According to the Deloitte 2012 Survey of U.S. Health Care Consumers they want better service, increased used of technologies to improve service and coordination of care, social media, and transparency about performance. To U.S. consumers, health care is intensely personal. Opinions about the “system’s performance” are based on personal, often local, sometimes painful and frustrating experiences. Nonetheless, they are satisfied with the care that they or a family member receives but unhappy with the health care system as a whole – perceiving it to be complex, fragmented and expensive. Affordability is increasingly a problem for consumers. Though consumers do not know the true costs of services used, they are increasingly concerned about the costs for which they’re responsible – premiums, co-payments, deductibles and others. And the economic downturn had a negative impact on their use of the system forcing many to delay needed treatments, and undermined somewhat the sense of security many feel who have insurance coverage. So what does this mean for pharma marketers ?
According to the Deloitte 2012 Survey of U.S. Health Care Consumers “traditional” health care providers are trusted sources of information about effective and safe treatments. Consumers trust health-specific websites more than product manufacturers, health plans, and some government sources. Few consumers use social media for such purposes. Does this mean the shift to digital marketing by some companies is ill advised ? No not at all.
“Why can’t medications have cool side effects?” Michael J Fox said on his new show for NBC. The show is about Mr Fox who plays a new personality in New York. On the show Mr Fox quit his job because of Parkinson’s but his employer wants him back. Mr Fox, who suffers from Parkinson’s, pokes fun at his condition but it also shows him living with the disease as he tries to manage his family and a career. Will this show shed more light on this horrible disease or will people with Parkinson’s get upset at the jokes at their expense?
Many in a study by Atkearney expressed a negative view of advertising, finding it too loud and too focused on young people and rock music. Their findings are supported by a survey by the U.K.’s Age Concern (now called Age UK), in which two-thirds of mature consumers say advertising portrays them negatively and three-quarters say they do not relate to it at all. For some age-related products, usually in the health products field or in personal care, communicating the right message can be particularly challenging. Advertising is a young person’s game, and despite the wealth and spending power of the 50-somethings, it is difficult to craft an age-neutral marketing campaign that appeals to mature consumers. The reign of the l8-to-34 target segment and the mother with kids segment is not over, but Forum members will do well to pay special attention: The agequake is easy to miss, but dangerous to ignore.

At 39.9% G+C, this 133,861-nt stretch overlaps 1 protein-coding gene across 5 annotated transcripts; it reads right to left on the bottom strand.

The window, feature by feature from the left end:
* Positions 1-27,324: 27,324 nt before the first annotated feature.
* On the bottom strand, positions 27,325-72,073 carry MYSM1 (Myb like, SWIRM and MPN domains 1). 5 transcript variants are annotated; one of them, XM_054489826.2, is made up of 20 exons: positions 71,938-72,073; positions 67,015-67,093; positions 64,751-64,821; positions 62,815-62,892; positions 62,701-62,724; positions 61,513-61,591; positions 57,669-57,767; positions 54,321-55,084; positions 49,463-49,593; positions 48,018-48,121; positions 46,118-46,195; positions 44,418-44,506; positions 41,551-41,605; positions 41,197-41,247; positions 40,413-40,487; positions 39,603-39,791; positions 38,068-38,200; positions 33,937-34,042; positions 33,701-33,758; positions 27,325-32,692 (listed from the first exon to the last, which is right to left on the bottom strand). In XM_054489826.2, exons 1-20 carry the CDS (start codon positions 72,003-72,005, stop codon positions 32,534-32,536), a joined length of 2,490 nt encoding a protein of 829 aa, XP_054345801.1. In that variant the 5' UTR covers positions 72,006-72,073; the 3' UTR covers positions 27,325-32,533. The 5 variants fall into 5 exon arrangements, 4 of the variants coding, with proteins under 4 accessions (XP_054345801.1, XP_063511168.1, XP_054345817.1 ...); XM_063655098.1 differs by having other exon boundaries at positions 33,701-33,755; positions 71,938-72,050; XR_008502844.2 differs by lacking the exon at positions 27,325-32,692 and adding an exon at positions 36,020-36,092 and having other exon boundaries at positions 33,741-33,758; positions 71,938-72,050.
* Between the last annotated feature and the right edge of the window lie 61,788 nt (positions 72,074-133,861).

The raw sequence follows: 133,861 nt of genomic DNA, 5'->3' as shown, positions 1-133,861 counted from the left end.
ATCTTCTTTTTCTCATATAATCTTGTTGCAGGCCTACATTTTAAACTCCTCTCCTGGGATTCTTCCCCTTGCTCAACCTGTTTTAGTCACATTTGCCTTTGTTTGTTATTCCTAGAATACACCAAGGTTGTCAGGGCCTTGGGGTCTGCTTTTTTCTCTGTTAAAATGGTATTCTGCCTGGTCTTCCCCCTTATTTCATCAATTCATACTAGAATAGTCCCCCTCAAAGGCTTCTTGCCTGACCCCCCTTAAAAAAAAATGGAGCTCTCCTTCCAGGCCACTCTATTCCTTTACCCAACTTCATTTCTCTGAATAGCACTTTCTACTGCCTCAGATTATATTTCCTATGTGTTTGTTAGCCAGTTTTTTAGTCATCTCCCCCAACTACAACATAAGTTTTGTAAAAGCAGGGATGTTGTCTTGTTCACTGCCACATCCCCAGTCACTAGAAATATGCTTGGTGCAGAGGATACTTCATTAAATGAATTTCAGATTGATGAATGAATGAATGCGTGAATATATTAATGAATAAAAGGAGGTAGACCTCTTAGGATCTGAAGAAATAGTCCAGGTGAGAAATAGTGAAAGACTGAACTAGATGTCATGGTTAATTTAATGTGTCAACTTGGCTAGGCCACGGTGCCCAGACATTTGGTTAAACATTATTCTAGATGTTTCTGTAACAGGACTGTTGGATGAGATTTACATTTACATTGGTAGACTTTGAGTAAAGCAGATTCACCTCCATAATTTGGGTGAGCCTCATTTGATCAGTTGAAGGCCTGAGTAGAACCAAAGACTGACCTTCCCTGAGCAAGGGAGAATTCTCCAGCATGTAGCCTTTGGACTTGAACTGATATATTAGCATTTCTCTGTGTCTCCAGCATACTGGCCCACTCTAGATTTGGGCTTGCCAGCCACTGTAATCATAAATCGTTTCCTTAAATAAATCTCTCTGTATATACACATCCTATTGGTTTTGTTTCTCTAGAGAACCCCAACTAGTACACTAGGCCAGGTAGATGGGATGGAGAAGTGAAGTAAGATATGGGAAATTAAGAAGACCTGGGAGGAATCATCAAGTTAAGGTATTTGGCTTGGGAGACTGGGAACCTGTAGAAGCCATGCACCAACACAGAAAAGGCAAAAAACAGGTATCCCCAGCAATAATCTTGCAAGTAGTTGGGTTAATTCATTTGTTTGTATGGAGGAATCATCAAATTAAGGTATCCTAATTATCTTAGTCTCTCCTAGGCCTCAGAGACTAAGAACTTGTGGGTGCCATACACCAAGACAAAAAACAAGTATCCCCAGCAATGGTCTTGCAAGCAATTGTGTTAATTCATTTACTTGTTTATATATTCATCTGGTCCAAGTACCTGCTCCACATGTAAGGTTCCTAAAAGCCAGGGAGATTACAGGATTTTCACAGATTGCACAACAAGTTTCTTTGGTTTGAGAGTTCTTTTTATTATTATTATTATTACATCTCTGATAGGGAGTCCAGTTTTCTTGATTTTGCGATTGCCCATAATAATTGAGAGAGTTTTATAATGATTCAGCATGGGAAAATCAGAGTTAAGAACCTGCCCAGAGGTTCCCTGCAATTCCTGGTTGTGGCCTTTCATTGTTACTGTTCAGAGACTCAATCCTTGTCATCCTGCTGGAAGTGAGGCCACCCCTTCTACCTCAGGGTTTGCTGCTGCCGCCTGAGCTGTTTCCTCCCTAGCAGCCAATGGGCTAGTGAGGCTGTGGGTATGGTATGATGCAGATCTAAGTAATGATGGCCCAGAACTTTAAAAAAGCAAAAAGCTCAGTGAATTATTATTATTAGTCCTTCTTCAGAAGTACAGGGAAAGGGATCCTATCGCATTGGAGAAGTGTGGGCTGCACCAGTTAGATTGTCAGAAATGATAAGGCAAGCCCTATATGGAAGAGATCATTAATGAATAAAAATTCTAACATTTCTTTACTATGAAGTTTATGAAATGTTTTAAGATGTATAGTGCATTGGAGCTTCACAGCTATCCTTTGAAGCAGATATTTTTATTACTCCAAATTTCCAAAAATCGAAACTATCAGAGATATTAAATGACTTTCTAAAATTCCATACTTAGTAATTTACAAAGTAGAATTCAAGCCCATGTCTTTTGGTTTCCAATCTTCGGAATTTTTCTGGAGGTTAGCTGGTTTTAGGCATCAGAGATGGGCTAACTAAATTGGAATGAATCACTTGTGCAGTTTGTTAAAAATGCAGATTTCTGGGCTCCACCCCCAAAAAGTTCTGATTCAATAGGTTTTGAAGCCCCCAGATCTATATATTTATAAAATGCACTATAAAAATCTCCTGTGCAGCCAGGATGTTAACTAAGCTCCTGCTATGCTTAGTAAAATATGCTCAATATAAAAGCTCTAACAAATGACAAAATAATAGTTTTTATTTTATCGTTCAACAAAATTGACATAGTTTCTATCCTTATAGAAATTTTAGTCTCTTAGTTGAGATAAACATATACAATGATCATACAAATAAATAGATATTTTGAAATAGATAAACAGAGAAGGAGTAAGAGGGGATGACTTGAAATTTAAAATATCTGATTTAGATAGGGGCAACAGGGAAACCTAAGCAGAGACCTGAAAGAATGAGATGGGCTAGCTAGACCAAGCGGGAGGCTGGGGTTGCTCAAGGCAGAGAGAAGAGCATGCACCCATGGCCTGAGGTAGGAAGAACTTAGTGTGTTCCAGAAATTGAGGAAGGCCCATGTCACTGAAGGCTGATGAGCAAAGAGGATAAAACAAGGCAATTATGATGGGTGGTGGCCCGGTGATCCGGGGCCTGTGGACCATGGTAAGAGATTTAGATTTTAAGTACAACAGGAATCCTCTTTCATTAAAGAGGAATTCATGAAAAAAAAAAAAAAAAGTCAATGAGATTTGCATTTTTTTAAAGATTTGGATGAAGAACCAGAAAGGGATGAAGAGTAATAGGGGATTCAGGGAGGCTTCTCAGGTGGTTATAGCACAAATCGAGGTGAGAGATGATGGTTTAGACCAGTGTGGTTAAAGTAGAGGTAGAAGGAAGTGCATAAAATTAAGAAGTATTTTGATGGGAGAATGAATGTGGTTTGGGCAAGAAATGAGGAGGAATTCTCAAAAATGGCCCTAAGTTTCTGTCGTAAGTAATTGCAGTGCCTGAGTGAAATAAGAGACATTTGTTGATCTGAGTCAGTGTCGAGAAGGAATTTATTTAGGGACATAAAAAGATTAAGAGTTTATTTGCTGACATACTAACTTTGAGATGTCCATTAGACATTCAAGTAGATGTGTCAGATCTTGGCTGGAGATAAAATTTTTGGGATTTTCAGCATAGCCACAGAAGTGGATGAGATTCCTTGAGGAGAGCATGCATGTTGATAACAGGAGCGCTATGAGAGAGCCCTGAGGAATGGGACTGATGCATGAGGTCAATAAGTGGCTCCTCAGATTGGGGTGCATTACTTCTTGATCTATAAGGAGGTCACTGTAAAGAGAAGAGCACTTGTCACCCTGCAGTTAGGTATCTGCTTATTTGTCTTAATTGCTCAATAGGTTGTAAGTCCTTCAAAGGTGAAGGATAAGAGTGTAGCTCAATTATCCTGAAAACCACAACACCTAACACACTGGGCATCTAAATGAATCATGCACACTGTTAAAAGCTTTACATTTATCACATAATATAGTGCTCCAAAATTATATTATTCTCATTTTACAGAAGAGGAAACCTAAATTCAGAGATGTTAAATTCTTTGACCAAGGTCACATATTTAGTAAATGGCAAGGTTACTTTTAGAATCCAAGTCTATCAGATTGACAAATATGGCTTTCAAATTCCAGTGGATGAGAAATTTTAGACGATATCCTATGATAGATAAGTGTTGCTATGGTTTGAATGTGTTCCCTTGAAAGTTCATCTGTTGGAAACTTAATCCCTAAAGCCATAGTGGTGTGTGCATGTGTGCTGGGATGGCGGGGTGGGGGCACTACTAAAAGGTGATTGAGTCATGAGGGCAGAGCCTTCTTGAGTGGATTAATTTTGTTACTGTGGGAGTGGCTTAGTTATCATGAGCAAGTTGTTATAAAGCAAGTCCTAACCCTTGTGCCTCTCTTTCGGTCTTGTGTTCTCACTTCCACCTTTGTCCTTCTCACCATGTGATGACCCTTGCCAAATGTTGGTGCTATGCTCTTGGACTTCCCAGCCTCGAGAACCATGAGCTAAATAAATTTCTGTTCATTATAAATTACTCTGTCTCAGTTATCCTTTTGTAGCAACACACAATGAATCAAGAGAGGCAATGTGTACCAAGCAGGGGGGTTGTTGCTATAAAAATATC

Treat the whole patient, not just the health problem. I wish more HCP’s would take that to heart. I still see commercials for Enbrel but a lot of people have stopped taking biological agents because the drugs didn’t work well or there were adverse side effects, including an increased risk of infections according to a new study in the journal JAMA Dermatology. So rather than just writing an Rx physicians need to ask patients how they feel about taking certain medications. A quality treatment that helps patients live life on their terms is what consumers want.
While I was listening to the discussion on a conference call about some possible digital marketing initiatives for a client I asked a question that nobody had considered “what about the patients?”. There was an uncomfortable silence and then someone finally said “do we know what our patients really want and need here to make an educated choice?” It’s a very simple guideline but with talk of KPI’s and business objectives we sometimes forget to get back to marketing 101 and give our audience what THEY want.
The Food and Drug Administration on Friday approved Celgene’s drug Abraxane for use in treating advanced pancreatic cancer which in clinical trials prolonged the lives of patients by a little less than two months on average. Celgene said the drug would cost $6,000 to $8,000 a month but the drug can depress levels of white blood cells and platelets and raise the risk of bacterial bloodstream infections and lung inflammation.
You have the right to work with your physician or other prescriber to make informed decisions about your health care and potential treatments. This includes making informed decisions about the medicines you take. So states the copy on the home page of Prescription Process.com. It’s a website that gives patients a better understanding as to what actually happens when their doctor writes an Rx. Do patients care ? From what I have heard if focus groups and read the answer maybe more than DTC marketers actually are aware.